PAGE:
Thu, 10 Jul 2003

Balinese artist Budiana honored in Tokyo

Jean Couteau, Contributor, Denpasar, Bali

If, in this month of July, you happen to take the train in Tokyo, Yokohama or Nara, or from any other station in Japan, you may see on walls dark posters with fanged monsters that do not look Japanese, but unmistakably Balinese.

Don't be surprised: Ketut Budiana, Bali's most creative "post- traditional" artist, is guest of honor at Tokyo Station Gallery, where he is holding a retrospective exhibition from June 14 until July 21, 2003, sponsored by the East Japan Railway Culture Foundation.

One of the cultural events of the Japanese summer, this non- commercial exhibition has received wide coverage on Japanese TV and in the press, including Asahi Shimbun, among others. A beautiful catalog has been published for the occasion.

One is never acknowledged as a prophet in one's own land, goes the adage. A low-profile artist, Budiana, 53, is indeed little known in the Indonesian art world beyond a small circle of local and foreign initiates. This probably owes much to the Balinese character of his painting.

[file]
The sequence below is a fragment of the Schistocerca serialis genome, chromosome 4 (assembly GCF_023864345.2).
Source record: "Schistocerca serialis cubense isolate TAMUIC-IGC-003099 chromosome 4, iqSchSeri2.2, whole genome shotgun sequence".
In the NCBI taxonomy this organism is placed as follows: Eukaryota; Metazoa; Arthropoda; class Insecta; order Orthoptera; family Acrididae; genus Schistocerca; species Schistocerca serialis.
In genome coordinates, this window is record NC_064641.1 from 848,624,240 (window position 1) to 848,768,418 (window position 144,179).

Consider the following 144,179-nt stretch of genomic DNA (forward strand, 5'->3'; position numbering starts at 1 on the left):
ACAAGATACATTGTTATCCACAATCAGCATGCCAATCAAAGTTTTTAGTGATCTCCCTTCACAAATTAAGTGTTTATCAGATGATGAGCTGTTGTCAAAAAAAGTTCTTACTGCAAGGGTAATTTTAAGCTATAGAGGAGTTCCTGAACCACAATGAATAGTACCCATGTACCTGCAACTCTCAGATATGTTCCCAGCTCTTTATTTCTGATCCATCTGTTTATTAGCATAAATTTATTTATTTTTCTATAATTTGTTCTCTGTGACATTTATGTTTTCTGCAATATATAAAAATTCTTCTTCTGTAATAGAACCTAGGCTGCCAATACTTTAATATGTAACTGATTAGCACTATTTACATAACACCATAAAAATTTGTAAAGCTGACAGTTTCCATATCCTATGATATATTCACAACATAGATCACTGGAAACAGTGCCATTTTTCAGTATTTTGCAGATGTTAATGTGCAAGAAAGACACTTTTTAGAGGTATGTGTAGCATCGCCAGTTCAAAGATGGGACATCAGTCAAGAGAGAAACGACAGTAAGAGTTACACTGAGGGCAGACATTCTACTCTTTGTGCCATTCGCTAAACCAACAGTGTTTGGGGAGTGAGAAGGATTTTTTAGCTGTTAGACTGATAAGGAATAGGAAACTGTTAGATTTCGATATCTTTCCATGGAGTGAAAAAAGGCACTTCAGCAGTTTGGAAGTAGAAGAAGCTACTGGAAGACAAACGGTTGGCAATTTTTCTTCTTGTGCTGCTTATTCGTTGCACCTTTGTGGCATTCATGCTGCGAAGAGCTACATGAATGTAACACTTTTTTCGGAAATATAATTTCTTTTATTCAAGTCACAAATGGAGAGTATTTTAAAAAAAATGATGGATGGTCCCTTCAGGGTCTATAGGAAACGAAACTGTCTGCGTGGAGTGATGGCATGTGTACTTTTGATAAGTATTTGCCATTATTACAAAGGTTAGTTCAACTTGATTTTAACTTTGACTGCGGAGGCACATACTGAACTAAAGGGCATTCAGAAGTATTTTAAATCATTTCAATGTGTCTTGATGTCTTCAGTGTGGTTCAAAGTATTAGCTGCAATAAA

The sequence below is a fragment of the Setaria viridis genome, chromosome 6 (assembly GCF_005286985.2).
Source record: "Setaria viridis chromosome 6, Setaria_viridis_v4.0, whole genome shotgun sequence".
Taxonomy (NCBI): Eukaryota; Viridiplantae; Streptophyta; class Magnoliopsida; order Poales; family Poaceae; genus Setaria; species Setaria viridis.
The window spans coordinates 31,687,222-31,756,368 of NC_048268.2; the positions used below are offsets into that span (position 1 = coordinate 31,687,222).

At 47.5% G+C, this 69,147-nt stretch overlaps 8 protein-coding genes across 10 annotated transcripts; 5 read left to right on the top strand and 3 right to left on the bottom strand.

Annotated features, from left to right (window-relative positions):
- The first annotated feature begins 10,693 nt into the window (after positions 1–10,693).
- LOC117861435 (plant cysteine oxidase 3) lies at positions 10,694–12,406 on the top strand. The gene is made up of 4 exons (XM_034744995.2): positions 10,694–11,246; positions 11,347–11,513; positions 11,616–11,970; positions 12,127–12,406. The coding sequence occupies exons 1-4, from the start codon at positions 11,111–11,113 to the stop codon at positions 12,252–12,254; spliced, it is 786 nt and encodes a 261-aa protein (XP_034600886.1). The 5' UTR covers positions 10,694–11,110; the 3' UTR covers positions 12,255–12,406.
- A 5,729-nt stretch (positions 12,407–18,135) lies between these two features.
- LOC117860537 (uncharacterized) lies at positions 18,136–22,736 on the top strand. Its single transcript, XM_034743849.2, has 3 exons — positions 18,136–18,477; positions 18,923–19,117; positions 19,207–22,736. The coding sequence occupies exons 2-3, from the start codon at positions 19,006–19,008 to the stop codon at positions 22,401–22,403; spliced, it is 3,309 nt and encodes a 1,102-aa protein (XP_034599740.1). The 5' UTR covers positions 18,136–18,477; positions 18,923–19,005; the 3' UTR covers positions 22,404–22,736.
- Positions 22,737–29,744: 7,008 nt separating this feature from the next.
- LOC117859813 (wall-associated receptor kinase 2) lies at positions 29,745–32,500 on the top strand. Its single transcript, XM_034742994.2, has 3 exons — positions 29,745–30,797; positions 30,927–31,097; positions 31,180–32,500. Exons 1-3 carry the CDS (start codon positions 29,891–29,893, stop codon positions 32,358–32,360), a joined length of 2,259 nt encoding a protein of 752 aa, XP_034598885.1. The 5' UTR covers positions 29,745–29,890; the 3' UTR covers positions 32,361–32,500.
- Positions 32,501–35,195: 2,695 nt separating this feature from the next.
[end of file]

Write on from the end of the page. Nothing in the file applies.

Balinese art may be glorified with respect to dance, but its fine arts, except when exotic or "modern", receive little acceptance at the national level. Few people are ready to make the effort to accept the peculiarities of Balinese esthetics: dense occupation of the canvas, darkness, minimum use of color. And when this Balinese esthetics comprises, as in Budiana's works, a world of ghoulish figures symbolizing the cosmic forces of Hindu tradition, it is really asking too much.

Budiana may arguably be one the most "inspired" of all Balinese contemporary artists, but he suffers from the paradoxical belittlement of his culture on the national stage: "produce Paradise or modernity -- or else". He produces neither.

Looking at Budiana's paintings is indeed entering a nightmarish world of gnarled demons, gargoyles and unworldly landscapes that take the form of our deepest fears before swirling away into absolute nothingness or, on the contrary, into the blindness of total light.